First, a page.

Have you ever read an historical romance where the heroine dresses as a boy - and were you dubious about whether she could ever have got away with it in real life?
Well, here's an example as reported in The Statesman Newspaper for August 1808 and what is incredible is that the woman in question managed it not just for a day or two but for long periods. Is it genuine or a Regency myth, a good story for the newspaper?
Watson visited the next summer, and the next - by which time there was growing disquiet about the amount he owed. Watson charmed the doubtors and was invited to a grand ball at Perth. But, "As Watson was walking the day after the ball with two gentlemen in the High-street, a physician of eminence, accompanied by another Gentleman, following at a little distance, said to his friend, 'that person,' pointing to Captain Watson, 'is not a man but a woman.' The hint took wing; and in less than an hour after no Captain Watson was to be seen.... Report adds that, after playing the same game in the county of Inverness next summer, under the name of Dodsworth, wth some little success, she was apprehended, tried and convicted...'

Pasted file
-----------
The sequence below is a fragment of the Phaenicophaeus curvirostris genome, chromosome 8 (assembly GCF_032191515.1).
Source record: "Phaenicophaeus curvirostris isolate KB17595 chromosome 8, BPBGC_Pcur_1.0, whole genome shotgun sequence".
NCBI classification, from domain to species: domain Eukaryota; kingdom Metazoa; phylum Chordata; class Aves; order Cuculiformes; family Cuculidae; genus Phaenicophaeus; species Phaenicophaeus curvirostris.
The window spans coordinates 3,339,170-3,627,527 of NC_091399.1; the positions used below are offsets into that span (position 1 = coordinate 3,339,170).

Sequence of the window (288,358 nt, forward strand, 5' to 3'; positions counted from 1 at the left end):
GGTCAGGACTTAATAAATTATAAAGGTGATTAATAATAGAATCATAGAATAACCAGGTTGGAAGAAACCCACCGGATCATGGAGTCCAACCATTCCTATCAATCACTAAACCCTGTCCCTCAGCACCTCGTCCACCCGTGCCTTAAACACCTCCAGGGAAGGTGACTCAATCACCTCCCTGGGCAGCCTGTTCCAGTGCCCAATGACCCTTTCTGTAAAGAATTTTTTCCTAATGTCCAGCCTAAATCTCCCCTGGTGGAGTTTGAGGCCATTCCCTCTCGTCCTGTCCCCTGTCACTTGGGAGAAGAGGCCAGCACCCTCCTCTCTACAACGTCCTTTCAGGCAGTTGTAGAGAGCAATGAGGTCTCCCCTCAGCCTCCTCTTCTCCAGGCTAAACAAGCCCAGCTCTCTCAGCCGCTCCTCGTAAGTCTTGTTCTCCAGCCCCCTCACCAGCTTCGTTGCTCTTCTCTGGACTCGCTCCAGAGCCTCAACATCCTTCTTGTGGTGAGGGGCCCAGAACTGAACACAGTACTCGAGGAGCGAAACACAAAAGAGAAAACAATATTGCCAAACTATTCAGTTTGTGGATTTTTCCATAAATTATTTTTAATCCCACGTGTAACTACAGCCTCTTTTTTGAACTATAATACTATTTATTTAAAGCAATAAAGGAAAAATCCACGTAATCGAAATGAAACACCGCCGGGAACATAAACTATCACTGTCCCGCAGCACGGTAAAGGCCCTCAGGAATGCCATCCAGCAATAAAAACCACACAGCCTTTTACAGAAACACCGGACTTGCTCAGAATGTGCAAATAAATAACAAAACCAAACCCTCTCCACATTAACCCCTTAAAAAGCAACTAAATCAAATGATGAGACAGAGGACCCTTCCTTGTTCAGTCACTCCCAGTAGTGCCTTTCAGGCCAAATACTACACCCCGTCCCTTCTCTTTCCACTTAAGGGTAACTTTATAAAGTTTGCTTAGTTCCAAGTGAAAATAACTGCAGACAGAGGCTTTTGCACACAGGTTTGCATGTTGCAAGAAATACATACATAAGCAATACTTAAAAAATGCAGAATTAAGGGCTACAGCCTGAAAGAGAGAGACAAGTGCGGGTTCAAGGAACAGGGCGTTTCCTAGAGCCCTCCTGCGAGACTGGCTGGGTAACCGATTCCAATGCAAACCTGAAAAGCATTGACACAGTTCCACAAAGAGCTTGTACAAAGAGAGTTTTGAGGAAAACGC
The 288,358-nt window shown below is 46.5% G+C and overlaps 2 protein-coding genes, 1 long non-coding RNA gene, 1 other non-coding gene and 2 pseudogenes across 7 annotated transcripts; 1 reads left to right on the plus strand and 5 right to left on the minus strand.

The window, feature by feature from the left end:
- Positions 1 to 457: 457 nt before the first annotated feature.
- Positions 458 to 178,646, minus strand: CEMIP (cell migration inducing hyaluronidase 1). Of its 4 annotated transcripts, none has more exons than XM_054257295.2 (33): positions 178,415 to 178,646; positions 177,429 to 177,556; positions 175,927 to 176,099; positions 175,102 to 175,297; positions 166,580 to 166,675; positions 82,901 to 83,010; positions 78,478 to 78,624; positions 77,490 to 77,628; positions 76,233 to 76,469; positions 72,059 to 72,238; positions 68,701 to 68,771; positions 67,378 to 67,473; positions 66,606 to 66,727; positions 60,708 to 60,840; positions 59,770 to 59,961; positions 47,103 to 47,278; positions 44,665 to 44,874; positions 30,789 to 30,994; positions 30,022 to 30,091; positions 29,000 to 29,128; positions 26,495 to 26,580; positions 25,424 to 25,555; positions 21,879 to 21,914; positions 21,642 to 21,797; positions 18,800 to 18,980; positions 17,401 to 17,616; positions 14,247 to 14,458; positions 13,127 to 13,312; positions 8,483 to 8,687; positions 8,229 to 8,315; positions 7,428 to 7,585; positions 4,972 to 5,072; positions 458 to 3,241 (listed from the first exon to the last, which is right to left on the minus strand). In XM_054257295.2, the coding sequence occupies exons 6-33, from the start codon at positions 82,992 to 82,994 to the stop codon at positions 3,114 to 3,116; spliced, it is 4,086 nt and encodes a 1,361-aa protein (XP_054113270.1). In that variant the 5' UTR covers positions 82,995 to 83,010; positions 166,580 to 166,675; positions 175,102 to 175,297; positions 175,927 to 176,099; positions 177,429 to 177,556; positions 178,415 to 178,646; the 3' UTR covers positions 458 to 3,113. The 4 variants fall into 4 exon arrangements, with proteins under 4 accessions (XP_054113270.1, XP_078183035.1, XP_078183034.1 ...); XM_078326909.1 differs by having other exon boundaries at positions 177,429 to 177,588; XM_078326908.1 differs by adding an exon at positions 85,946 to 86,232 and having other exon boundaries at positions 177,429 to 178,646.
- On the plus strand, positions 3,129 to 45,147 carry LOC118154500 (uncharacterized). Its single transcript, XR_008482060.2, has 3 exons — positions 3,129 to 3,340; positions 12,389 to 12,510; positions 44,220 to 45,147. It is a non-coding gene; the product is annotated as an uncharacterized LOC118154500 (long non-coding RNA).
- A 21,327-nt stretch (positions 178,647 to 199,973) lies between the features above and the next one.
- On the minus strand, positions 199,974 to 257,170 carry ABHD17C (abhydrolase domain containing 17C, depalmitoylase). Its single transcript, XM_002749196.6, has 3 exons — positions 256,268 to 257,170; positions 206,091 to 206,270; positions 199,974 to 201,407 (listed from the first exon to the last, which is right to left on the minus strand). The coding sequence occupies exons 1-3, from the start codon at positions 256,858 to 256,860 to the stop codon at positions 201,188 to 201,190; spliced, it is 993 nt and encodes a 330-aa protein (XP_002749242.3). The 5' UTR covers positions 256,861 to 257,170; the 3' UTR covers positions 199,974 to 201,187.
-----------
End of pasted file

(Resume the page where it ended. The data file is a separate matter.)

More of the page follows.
The article goes on to saythat she was sentenced to seven years transportation, but the sentence was never carried out. 'What is become of this wonderful character is unknown.'
What do you think? Fact or a newspaper 'silly season' story?